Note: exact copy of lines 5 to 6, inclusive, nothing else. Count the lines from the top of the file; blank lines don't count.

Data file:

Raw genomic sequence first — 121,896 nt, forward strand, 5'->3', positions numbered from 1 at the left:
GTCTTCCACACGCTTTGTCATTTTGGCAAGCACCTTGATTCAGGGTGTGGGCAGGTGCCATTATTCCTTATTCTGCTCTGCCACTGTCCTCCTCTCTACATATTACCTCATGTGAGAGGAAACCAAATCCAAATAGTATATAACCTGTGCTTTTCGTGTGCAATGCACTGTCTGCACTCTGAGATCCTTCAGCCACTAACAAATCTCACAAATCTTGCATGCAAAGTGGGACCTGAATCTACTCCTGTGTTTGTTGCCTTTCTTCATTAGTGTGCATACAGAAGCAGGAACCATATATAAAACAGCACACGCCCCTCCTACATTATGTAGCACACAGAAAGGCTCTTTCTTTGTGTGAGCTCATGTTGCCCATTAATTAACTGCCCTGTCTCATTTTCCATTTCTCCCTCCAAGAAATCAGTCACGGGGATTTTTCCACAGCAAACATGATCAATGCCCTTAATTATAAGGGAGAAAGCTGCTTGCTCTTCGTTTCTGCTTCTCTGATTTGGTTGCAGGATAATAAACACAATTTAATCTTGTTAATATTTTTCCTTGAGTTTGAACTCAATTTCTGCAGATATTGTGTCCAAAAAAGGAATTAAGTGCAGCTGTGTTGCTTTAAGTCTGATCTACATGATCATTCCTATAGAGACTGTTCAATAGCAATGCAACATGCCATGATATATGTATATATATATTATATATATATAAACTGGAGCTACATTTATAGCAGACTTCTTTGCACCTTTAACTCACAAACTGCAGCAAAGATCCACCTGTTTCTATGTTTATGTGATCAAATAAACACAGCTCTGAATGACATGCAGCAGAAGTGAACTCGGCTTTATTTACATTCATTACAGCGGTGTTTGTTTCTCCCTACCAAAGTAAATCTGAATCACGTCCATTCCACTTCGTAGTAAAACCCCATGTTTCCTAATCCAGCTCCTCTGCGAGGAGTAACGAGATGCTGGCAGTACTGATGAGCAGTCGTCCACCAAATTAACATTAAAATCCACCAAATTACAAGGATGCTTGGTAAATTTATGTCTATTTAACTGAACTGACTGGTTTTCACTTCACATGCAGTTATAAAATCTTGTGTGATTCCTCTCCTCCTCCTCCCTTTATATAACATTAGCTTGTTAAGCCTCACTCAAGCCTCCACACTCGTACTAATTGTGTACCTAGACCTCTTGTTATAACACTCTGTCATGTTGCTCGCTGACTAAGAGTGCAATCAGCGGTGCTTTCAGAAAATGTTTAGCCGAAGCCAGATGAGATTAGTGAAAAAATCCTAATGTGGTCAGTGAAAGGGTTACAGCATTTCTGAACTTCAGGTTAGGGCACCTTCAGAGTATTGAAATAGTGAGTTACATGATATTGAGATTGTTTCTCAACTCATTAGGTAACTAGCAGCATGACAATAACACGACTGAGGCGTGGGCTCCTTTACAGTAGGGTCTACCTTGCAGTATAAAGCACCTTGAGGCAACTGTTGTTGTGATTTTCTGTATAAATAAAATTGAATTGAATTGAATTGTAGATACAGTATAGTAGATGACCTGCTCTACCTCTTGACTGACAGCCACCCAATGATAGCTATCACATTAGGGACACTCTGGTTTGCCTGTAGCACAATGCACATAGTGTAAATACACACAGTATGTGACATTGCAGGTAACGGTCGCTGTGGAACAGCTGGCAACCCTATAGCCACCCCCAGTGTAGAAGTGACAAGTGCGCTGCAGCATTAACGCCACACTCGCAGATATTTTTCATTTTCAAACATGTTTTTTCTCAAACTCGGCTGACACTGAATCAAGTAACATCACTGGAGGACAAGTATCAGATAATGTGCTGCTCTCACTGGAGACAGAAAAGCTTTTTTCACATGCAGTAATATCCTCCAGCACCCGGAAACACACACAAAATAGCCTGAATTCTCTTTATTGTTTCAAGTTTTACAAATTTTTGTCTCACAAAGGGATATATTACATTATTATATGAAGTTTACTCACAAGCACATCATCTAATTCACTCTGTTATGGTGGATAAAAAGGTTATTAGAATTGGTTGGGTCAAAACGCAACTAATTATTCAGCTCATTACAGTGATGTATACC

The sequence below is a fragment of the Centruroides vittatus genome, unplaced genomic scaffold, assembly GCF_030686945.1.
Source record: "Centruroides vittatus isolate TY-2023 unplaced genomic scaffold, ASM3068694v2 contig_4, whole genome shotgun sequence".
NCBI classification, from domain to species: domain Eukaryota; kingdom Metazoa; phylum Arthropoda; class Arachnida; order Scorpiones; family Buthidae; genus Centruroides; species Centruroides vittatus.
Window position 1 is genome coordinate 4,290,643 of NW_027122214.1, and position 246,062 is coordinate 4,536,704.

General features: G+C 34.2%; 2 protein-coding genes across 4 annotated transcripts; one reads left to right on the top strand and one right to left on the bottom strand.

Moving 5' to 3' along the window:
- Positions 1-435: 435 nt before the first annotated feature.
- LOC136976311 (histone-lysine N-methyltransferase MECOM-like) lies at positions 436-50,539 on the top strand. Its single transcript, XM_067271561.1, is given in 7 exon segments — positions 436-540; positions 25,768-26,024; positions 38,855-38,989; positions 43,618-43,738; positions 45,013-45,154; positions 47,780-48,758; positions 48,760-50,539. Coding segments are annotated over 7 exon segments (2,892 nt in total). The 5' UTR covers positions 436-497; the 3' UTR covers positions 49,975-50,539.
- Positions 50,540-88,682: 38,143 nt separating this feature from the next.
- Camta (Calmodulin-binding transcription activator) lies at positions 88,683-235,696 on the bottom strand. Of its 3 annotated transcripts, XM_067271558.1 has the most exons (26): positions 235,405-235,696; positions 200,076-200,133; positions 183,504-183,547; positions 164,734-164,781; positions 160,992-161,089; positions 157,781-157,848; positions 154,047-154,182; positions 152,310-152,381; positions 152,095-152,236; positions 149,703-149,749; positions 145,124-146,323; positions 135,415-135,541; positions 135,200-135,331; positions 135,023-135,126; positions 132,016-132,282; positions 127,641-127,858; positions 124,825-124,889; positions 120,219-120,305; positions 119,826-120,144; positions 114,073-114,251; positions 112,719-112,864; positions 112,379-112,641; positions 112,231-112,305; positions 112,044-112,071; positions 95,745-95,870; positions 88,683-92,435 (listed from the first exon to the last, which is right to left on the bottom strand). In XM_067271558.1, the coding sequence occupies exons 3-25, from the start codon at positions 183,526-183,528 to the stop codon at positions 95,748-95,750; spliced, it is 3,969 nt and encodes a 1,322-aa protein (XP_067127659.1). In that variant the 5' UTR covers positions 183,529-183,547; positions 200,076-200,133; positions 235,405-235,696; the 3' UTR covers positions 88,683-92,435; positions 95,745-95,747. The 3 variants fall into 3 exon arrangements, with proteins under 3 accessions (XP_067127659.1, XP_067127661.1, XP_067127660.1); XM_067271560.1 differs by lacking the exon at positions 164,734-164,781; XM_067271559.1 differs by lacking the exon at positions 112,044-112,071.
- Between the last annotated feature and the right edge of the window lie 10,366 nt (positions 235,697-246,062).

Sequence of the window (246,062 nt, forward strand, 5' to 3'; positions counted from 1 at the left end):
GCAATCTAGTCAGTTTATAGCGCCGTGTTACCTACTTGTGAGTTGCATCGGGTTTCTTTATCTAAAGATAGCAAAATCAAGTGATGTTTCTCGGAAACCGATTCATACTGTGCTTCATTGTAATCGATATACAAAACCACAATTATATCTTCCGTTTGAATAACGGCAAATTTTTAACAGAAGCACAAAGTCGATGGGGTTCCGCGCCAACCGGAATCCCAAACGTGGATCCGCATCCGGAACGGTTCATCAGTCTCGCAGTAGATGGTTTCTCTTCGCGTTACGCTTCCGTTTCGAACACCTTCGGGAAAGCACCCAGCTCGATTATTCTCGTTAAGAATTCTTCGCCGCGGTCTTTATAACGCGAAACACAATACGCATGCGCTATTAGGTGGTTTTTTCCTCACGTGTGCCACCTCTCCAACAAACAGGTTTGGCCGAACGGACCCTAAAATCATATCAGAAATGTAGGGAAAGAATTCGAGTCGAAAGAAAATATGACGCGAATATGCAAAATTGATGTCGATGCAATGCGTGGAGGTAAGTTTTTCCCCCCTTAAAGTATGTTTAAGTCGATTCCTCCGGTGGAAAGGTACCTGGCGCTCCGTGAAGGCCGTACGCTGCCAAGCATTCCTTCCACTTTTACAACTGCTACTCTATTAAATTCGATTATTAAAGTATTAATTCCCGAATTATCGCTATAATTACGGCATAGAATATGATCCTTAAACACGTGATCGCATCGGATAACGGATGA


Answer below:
NCBI classification, from domain to species: domain Eukaryota; kingdom Metazoa; phylum Arthropoda; class Arachnida; order Scorpiones; family Buthidae; genus Centruroides; species Centruroides vittatus.
Window position 1 is genome coordinate 4,290,643 of NW_027122214.1, and position 246,062 is coordinate 4,536,704.